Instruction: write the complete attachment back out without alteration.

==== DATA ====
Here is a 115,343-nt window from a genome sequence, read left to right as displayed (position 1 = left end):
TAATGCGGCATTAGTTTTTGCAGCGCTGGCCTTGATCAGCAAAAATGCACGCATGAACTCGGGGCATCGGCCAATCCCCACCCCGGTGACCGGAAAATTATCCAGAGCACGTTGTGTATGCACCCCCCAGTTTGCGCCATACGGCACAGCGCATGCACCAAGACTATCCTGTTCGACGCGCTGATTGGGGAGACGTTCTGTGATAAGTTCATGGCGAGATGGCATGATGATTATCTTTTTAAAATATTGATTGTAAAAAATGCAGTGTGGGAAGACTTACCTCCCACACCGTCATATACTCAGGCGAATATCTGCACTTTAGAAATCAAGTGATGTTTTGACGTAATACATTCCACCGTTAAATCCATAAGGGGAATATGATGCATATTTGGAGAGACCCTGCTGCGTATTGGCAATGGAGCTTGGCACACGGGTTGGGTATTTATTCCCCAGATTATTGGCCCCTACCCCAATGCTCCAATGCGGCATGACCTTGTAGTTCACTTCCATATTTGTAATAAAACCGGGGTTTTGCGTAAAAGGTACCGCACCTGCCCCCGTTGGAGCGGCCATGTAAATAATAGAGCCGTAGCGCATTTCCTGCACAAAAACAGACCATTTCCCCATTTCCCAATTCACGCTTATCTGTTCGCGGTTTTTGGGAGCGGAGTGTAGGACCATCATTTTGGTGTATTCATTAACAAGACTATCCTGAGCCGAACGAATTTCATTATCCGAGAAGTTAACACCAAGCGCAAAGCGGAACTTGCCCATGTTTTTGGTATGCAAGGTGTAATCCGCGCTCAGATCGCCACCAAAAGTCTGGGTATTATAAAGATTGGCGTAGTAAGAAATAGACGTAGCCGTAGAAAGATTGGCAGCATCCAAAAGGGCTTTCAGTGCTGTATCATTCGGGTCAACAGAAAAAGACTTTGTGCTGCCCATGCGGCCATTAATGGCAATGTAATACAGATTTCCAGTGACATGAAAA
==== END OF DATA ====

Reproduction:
Here is a 115,343-nt window from a genome sequence, read left to right as displayed (position 1 = left end):
TAATGCGGCATTAGTTTTTGCAGCGCTGGCCTTGATCAGCAAAAATGCACGCATGAACTCGGGGCATCGGCCAATCCCCACCCCGGTGACCGGAAAATTATCCAGAGCACGTTGTGTATGCACCCCCCAGTTTGCGCCATACGGCACAGCGCATGCACCAAGACTATCCTGTTCGACGCGCTGATTGGGGAGACGTTCTGTGATAAGTTCATGGCGAGATGGCATGATGATTATCTTTTTAAAATATTGATTGTAAAAAATGCAGTGTGGGAAGACTTACCTCCCACACCGTCATATACTCAGGCGAATATCTGCACTTTAGAAATCAAGTGATGTTTTGACGTAATACATTCCACCGTTAAATCCATAAGGGGAATATGATGCATATTTGGAGAGACCCTGCTGCGTATTGGCAATGGAGCTTGGCACACGGGTTGGGTATTTATTCCCCAGATTATTGGCCCCTACCCCAATGCTCCAATGCGGCATGACCTTGTAGTTCACTTCCATATTTGTAATAAAACCGGGGTTTTGCGTAAAAGGTACCGCACCTGCCCCCGTTGGAGCGGCCATGTAAATAATAGAGCCGTAGCGCATTTCCTGCACAAAAACAGACCATTTCCCCATTTCCCAATTCACGCTTATCTGTTCGCGGTTTTTGGGAGCGGAGTGTAGGACCATCATTTTGGTGTATTCATTAACAAGACTATCCTGAGCCGAACGAATTTCATTATCCGAGAAGTTAACACCAAGCGCAAAGCGGAACTTGCCCATGTTTTTGGTATGCAAGGTGTAATCCGCGCTCAGATCGCCACCAAAAGTCTGGGTATTATAAAGATTGGCGTAGTAAGAAATAGACGTAGCCGTAGAAAGATTGGCAGCATCCAAAAGGGCTTTCAGTGCTGTATCATTCGGGTCAACAGAAAAAGACTTTGTGCTGCCCATGCGGCCATTAATGGCAATGTAATACAGATTTCCAGTGACATGAAAA